Economics, Politics, Social Commentary and occasionally Superstring Theory.

Saturday, December 04, 2004

Gains From Trade

The Economist has a story citing a new study* by Scott Bradford, Paul Grieco and Gary Hufbauer, of the Institute for International Economics (to be published in January.) The study attempted to measure the gains that the U.S. has realized through increased global trade.

This can be something of a Herculean task. Attempting to isolate out historical gains that are due only to global trade, rather than say productivity increases or transportation cost decreases, is rather daunting. The authors of this study attempted a couple of different methods, but the one I like the most is the counterfactual: Where would the U.S. be if it hadn't opened itself up to trade after WWII?

If the same protectionist tariffs were in place today, it would knock off 2.4% of GDP. If our neighbors responded with their own escalated tariffs, it would knock 2.1% of our GDP. Taken together, tariff and non-tariff barrier liberalization can be thanked for about 7.3% of GDP.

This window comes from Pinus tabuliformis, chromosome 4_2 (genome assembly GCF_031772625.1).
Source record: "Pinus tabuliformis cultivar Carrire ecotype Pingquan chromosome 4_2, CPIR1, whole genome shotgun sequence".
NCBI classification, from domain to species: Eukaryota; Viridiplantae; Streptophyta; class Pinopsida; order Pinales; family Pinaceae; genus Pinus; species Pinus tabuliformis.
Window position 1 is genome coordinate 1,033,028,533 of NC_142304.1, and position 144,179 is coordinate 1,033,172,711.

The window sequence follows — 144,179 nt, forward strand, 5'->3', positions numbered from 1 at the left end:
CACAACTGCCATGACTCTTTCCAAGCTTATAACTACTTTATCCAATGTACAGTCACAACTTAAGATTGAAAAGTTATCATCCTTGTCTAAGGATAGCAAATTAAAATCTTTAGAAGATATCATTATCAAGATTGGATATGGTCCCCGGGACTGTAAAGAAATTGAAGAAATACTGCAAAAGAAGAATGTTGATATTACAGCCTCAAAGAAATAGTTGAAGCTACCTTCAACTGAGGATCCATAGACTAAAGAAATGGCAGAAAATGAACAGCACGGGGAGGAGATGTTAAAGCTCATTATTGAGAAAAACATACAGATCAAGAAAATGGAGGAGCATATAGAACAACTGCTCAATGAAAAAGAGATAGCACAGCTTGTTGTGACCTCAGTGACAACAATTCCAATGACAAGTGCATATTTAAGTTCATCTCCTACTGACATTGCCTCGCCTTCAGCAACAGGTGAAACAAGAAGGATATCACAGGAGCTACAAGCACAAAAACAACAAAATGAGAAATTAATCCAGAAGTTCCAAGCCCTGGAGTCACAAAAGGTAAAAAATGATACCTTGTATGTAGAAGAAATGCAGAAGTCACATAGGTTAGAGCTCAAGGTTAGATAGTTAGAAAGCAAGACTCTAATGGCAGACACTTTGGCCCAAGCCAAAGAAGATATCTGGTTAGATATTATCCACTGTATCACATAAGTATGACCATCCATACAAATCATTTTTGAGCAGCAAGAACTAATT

The authors then combined this finding with their macroeconomic and microeconomic modeling, and took the average of the gains to come up with about $1 trillion per year in benefits to the U.S. That's an extra $9000 per person per year due to free trade. The study goes on to say that there's at least a comparable amount to be gained by further trade liberalization, not just in the U.S. (which has an average bounded tariff rate of 3%, but an actual average tariff rate of about 2%) but in the developing countries as well.

I'll just say to those of you who might think globalization is bad for the world's poor, you are utterly incorrect. The developing world is craving increased opportunities for trade. More has been done in the last 50 years, more people brought up out of poverty, than the last 500. China alone has lifted over 100 million people out of poverty since it began adopting market reforms. Other countries are desperate to do the same. The blind spot in most people's thinking is that trade is somehow a zero sum game. If the U.S. is winning, then someone must be losing, and it's probably the poor. But trade is not a zero sum game. It can be a positive sum game.We all make positive sum trasnactions every day, teading our labor for coffee, food, computers, etc. Developing countries just want that same opportunity.

* “The Payoff to America from Global Integration”. Forthcoming in “The United States and the World Economy: Foreign Economic Policy for the Next Decade”, edited by Fred Bergsten, to be published in January by the Institute for International Economics


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